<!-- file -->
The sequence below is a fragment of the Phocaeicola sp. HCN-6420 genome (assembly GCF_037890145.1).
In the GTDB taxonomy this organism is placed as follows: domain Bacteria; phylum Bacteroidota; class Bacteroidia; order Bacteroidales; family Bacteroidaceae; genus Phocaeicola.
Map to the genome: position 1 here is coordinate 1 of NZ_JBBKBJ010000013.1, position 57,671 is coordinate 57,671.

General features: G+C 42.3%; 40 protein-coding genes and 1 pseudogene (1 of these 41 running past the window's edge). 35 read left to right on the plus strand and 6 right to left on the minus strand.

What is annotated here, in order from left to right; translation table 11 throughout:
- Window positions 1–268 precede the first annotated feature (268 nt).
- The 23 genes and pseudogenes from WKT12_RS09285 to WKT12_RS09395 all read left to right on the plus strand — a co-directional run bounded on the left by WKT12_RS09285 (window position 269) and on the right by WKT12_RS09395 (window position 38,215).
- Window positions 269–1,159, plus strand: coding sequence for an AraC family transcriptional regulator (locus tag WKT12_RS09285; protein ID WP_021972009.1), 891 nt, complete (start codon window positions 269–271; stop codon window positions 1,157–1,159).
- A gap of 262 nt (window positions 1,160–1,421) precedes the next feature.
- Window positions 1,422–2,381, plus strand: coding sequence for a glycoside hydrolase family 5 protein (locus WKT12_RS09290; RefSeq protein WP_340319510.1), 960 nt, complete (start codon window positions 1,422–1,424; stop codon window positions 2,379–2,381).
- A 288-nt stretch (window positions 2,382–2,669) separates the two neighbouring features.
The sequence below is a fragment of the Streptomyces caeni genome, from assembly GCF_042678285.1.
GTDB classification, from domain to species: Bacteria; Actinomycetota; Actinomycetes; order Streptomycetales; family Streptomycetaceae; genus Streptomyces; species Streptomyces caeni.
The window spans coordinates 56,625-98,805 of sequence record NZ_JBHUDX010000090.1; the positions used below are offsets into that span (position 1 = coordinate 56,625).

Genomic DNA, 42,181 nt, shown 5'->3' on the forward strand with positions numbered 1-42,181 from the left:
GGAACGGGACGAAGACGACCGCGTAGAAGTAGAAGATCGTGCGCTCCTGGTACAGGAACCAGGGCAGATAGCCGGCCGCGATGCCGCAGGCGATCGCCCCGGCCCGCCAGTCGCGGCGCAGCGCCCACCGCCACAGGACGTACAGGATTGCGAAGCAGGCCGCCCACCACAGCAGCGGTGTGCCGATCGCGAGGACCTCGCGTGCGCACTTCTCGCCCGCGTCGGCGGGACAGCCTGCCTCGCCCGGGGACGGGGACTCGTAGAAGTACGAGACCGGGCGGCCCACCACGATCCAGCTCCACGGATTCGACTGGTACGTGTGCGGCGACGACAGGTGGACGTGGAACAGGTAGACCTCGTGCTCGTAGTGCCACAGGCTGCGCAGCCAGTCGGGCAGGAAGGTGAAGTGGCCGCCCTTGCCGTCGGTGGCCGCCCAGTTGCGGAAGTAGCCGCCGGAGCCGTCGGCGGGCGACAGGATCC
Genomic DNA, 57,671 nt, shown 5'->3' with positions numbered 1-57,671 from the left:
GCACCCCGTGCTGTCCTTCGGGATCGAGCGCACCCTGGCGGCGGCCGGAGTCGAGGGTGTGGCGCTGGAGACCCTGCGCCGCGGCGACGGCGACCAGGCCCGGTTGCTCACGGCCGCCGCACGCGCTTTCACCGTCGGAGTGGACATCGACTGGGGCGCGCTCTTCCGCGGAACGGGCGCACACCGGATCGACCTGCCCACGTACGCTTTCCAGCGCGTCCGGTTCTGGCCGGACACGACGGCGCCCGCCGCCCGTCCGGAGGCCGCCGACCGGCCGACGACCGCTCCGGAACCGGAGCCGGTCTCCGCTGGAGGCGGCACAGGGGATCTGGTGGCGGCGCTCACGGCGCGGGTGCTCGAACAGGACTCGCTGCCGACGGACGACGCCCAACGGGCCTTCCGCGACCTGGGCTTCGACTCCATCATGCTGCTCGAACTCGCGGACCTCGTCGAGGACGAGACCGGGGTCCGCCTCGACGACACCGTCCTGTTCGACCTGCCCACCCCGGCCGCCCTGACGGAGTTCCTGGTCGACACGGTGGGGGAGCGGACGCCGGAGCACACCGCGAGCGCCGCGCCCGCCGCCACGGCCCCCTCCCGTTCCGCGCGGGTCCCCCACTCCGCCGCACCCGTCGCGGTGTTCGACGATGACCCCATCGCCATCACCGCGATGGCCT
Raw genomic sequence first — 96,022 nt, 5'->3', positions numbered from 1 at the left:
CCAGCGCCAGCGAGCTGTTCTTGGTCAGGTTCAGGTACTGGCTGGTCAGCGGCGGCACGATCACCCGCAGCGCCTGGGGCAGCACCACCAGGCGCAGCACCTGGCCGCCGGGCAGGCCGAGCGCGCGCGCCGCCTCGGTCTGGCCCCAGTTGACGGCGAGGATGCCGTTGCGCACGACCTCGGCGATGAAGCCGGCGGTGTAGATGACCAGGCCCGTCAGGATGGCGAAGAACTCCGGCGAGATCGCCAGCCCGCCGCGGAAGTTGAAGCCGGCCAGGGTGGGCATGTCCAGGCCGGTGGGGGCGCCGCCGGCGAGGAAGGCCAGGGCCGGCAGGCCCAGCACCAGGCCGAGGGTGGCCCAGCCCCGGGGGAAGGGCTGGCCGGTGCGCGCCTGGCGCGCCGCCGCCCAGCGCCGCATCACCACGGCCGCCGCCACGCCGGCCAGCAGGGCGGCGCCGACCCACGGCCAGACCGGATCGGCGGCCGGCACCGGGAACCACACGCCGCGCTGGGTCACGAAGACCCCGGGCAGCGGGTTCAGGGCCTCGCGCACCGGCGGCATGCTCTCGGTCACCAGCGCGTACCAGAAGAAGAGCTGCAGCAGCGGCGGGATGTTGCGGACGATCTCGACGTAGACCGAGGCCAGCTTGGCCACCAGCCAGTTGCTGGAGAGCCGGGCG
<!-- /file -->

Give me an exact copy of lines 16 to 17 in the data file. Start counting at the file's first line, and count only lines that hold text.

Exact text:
GGAACGGGACGAAGACGACCGCGTAGAAGTAGAAGATCGTGCGCTCCTGGTACAGGAACCAGGGCAGATAGCCGGCCGCGATGCCGCAGGCGATCGCCCCGGCCCGCCAGTCGCGGCGCAGCGCCCACCGCCACAGGACGTACAGGATTGCGAAGCAGGCCGCCCACCACAGCAGCGGTGTGCCGATCGCGAGGACCTCGCGTGCGCACTTCTCGCCCGCGTCGGCGGGACAGCCTGCCTCGCCCGGGGACGGGGACTCGTAGAAGTACGAGACCGGGCGGCCCACCACGATCCAGCTCCACGGATTCGACTGGTACGTGTGCGGCGACGACAGGTGGACGTGGAACAGGTAGACCTCGTGCTCGTAGTGCCACAGGCTGCGCAGCCAGTCGGGCAGGAAGGTGAAGTGGCCGCCCTTGCCGTCGGTGGCCGCCCAGTTGCGGAAGTAGCCGCCGGAGCCGTCGGCGGGCGACAGGATCC
Genomic DNA, 57,671 nt, shown 5'->3' with positions numbered 1-57,671 from the left: